Research: DASGUPTA and BERNARD,

Listed in Issue 138

Abstract

DASGUPTA and BERNARD, Department of Pathology and Laboratory Medicine, University of Texas-Houston Medical School, Houston, TX 77030, USA, Amitava.Dasgupta@uth.tmc.edu, have reviewed (98 references) the effects of herbal remedies on clinical laboratory tests.

Background

Herbal medicines can affect laboratory test results by several mechanisms. The aim of this study was to summarize and comment published reports on effects of herbal remedies on abnormal laboratory test results.

Methodology

All published reports between 1980 and 2005 with the key words herbal remedies or alternative medicine and clinical laboratory test, clinical chemistry test, or drug-herb interaction were searched through Medline. The authors’ own publications were also included. Important results were then synthesized.

Results

Falsely elevated or falsely lowered digoxin levels may be encountered in a patient taking digoxin and the Chinese medicine Chan Su or Dan Shen, owing to direct interference of a component of Chinese medicine with the antibody used in an immunoassay. St John’s wort, a popular herbal antidepressant, increases clearance of many drugs, and abnormally low cyclosporine, digoxin, theophylline, or protease inhibitor concentrations may be observed in a patient taking any of these drugs in combination with St John’s wort. Abnormal laboratory results may also be encountered owing to altered pathophysiology. Kava-kava, chaparral, and germander cause liver toxicity, and elevated alanine aminotransferase, aspartate aminotransferase, and bilirubin concentrations may be observed in a healthy individual taking such herbal products. A herbal product may be contaminated with a Western drug, and an unexpected drug level (such as phenytoin in a patient who never took phenytoin but took a Chinese herb) may confuse the laboratory staff and the clinician.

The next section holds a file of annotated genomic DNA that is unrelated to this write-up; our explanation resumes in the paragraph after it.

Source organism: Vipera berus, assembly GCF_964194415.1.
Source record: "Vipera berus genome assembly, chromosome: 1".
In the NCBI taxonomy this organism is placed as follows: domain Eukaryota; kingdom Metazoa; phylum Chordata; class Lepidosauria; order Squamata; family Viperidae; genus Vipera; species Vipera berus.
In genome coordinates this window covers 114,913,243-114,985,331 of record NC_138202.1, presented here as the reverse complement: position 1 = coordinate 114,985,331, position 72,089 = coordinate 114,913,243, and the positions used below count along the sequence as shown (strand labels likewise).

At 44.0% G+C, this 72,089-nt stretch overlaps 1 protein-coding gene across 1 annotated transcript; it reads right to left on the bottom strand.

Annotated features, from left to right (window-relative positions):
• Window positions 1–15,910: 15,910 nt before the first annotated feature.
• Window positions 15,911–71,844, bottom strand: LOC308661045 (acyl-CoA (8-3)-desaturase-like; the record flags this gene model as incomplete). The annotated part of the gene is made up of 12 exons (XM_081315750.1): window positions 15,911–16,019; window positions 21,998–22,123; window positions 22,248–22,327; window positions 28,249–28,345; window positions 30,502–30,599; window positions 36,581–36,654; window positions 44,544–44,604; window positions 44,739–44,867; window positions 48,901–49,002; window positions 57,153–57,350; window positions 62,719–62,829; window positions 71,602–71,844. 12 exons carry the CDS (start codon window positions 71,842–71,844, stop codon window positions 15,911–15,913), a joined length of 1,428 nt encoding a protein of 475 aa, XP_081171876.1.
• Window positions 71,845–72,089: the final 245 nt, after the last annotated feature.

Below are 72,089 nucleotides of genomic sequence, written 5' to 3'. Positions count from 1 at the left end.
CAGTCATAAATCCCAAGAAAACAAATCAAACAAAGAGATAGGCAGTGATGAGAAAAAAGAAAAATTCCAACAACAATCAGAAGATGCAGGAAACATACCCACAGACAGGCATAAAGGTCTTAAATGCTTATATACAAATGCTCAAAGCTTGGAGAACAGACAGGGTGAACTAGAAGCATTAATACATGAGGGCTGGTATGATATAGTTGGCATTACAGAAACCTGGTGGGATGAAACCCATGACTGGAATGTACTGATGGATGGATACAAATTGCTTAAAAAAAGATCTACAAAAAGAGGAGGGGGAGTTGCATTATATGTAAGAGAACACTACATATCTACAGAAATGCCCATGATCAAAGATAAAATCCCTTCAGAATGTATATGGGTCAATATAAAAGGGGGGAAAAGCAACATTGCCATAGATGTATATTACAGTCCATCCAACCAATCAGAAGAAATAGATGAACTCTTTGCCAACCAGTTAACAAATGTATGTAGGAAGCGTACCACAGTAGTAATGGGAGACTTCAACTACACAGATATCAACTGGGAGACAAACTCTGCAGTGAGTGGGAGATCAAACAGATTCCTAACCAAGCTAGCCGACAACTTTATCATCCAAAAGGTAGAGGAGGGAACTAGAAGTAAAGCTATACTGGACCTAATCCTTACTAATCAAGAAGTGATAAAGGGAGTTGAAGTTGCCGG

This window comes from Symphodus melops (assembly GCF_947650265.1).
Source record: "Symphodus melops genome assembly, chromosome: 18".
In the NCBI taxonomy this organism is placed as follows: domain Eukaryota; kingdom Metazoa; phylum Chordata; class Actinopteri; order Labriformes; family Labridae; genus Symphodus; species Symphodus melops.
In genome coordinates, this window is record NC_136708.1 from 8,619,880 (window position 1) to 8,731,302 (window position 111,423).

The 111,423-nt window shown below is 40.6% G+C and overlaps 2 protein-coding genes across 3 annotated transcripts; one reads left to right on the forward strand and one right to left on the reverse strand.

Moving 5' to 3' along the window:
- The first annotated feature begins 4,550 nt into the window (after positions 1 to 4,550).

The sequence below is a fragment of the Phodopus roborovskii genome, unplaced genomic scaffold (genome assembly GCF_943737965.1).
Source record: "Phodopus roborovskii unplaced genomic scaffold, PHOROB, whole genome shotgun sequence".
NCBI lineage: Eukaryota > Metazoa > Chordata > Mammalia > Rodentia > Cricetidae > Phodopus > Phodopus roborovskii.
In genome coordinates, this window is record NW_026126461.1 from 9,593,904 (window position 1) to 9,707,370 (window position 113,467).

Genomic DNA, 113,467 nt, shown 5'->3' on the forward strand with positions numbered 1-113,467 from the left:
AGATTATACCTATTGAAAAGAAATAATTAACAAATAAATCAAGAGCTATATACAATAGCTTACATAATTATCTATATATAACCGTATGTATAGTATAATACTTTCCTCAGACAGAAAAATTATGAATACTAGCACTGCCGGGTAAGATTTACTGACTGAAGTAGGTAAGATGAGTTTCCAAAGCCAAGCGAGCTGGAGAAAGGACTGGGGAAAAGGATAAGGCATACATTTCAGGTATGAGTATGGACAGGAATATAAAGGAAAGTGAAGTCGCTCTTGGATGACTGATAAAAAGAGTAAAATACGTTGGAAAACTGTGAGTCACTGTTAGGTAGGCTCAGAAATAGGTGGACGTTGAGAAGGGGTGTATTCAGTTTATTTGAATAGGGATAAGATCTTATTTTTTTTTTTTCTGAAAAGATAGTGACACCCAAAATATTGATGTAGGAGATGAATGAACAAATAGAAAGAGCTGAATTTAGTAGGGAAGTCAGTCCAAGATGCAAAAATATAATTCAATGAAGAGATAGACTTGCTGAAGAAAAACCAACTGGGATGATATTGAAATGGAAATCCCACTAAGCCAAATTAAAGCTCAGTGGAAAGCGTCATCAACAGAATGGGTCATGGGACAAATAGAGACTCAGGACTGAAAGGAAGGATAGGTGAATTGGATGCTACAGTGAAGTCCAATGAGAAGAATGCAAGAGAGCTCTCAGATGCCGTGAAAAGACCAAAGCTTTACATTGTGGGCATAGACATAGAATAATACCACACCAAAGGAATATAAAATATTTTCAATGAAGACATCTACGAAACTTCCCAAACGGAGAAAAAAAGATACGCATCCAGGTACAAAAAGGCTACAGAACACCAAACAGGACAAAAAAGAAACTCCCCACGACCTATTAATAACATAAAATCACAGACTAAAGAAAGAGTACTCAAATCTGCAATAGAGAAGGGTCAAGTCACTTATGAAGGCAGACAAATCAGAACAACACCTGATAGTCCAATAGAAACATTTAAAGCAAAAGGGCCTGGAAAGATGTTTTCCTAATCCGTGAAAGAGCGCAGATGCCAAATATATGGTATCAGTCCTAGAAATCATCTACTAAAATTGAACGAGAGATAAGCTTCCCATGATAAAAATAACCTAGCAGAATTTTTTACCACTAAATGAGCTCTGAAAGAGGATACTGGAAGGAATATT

Conclusion

Use of herbal medicines may significantly alter laboratory results, and communication among pathologists, clinical laboratory scientists, and physicians providing care to the patient is important in interpreting these results.

References

Dasgupta A, Bernard DW. Herbal remedies: effects on clinical laboratory tests. Archives of Pathology & Laboratory Medicine 130 (4): 521-528, Apr 2006.

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